Tribute to Lord Kerslake
Lord Kerslake: 28 February 1955 – 1 July 2023 | Image by: Victoria Jones / PA Images / Alamy Stock Photo
An outstanding permanent secretary, and later also civil service head, Bob Kerslake became a champion of social housing and sustainable communities
Bob Kerslake first came to my attention in 2010 when we were thinking about who would make a good permanent secretary for the-then Department of Communities and Local Government (DCLG). We had the usual internal civil service candidates but it seemed sensible to consider chief executives of local authorities. It became apparent that one person stood out who had been an exceptional leader of Sheffield city council, and before that Hounslow, and had taken over as chief executive of the-then Homes and Communities Agency.
That was Bob Kerslake, who was duly appointed and became one of the top performing permanent secretaries of his generation. His insightful contributions at the annual get togethers of permanent secretaries and local authority chief executives meant that he was warmly received into Whitehall and over time he developed an excellent relationship with Eric Pickles (now Lord), his secretary of state.
When I retired David Cameron decided to split the roles of Cabinet Secretary and head of the civil service and Bob was chosen as civil service head, which he combined with his DCLG job. This showed the high regard in which he was held by ministers and civil servants. However this job was always something of a poisoned chalice as it is very hard for anyone who isn’t cabinet secretary to get the attention of prime ministers on civil service issues. Despite this he made a significant impact by using his experience in local government to help establish functional specialisms which improved operational capability in the civil service.
Bob left that role in 2014 going on to take on numerous public service responsibilities including chairing the King’s College Hospital NHS Foundation Trust and conducting an independent review into the preparedness for, and emergency response to, the Manchester Arena attack.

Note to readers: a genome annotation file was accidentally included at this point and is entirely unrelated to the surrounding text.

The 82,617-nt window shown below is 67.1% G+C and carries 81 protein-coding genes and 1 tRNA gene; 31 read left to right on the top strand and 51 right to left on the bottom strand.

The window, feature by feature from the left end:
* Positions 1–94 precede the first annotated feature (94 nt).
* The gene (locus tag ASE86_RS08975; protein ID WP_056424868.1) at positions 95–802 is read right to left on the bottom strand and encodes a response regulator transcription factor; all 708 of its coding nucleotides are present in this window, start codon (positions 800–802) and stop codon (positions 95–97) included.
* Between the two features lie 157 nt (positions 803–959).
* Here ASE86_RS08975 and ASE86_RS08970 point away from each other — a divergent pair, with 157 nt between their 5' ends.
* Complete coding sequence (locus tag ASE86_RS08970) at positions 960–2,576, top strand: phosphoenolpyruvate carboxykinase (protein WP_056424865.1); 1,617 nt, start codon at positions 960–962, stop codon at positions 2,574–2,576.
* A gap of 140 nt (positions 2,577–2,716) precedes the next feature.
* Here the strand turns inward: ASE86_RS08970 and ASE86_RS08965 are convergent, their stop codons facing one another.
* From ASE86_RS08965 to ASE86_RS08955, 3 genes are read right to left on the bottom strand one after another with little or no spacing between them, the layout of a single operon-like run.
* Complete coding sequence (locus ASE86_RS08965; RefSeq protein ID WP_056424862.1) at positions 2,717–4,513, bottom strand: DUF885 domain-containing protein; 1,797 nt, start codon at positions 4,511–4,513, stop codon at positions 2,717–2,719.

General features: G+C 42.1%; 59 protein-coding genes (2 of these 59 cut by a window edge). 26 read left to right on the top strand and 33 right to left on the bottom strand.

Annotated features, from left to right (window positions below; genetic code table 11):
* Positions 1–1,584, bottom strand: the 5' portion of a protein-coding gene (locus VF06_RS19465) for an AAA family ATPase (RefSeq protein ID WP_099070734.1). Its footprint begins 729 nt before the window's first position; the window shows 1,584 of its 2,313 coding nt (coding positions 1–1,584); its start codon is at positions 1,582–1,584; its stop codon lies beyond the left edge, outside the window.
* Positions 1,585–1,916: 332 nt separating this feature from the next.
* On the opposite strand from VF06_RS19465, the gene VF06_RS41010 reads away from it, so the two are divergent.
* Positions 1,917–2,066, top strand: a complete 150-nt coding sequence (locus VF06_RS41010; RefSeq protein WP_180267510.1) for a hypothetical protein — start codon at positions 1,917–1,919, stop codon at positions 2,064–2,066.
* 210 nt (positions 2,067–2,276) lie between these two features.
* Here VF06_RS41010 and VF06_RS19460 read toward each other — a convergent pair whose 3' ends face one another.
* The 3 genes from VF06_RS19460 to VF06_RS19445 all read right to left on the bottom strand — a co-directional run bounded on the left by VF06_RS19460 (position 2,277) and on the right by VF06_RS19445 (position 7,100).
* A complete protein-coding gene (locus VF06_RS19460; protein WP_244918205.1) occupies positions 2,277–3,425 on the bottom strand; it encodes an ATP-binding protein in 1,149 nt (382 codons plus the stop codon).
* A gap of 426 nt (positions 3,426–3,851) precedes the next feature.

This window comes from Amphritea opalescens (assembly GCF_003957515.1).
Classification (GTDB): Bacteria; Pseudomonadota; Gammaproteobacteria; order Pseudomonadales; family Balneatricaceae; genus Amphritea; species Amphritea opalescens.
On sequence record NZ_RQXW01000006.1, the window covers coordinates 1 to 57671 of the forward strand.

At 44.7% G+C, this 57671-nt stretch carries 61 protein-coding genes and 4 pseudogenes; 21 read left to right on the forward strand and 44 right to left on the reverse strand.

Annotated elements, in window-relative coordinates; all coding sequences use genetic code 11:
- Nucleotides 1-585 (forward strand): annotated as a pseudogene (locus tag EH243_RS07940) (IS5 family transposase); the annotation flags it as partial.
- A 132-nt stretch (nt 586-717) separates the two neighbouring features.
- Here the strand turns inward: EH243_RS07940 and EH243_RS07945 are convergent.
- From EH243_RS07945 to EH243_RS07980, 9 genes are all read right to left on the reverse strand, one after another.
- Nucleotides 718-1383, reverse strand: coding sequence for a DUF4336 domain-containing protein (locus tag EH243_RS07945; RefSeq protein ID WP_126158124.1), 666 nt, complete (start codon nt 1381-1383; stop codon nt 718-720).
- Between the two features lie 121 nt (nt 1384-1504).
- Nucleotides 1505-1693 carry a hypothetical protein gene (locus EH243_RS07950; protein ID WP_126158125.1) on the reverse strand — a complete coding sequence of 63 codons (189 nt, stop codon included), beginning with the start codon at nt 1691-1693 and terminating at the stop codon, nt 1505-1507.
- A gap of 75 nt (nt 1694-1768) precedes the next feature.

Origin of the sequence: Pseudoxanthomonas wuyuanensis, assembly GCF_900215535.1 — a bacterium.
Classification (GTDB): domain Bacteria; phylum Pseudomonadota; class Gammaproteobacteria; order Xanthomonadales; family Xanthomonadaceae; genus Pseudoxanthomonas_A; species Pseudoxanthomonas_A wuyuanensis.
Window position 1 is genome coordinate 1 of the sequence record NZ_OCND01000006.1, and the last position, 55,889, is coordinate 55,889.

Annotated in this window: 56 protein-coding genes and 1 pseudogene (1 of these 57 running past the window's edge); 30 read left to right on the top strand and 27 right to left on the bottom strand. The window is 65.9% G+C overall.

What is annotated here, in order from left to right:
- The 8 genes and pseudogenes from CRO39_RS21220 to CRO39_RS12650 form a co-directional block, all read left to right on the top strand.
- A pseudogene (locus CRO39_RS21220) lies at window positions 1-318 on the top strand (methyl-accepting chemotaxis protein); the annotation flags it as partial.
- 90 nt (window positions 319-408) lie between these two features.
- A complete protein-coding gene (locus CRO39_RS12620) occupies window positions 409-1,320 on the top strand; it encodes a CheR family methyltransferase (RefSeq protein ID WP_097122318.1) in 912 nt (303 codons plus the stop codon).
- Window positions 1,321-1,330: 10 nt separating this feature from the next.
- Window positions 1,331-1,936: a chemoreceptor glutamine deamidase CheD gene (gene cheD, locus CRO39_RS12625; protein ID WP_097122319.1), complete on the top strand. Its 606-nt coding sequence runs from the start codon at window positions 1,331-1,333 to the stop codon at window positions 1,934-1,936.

He joined the Lords in 2015 as a crossbencher. He was a passionate believer in an impartial civil service and his own impartiality as a civil servant was never questioned. However in his later years he struggled to hide his progressive instincts.
His footprint can be seen in the fabric of London which may well outlast all of us
He championed social housing and sustainable communities but Bob’s commitment to social justice and quality in the built environment is most closely associated with his time at Peabody, one of the United Kingdom’s oldest housing associations. Taking over as chair of the organisation in 2015, his pragmatism and ability to get things done was clear. His connections and vision enabled the organisation to keep delivering desperately needed social rented homes through various partnerships. In the last year of his life Peabody delivered more new social rented homes than anyone else, which is a fitting legacy.
While chair of Peabody he made the case for public investment in social housing, eloquently setting out his vision for the sustainable, inclusive growth this would bring for the country. He advocated for “Children’s Communities” in inner London as drivers of social mobility and positive change. He championed placemaking and community investment alongside great design in the built environment. His footprint can be seen in the fabric of London which may well outlast all of us.
His work with Peabody, Be First and the New Economics Foundation, and his commissions on rough sleeping and preventing homelessness, are testament to his expertise, empathy and egalitarianism. As one of his final acts he asked that people should donate to St Mungo’s, the leading homelessness charity, in lieu of flowers.
He was a legend among the social housing community and will be greatly missed by all who worked with him. I will always remember him as a kind, thoughtful colleague with wonderful values who taught me a great deal about life for those disadvantaged groups in our society and how best to help them.
Lord O’Donnell is a crossbench peer, and former cabinet secretary and head of the civil service
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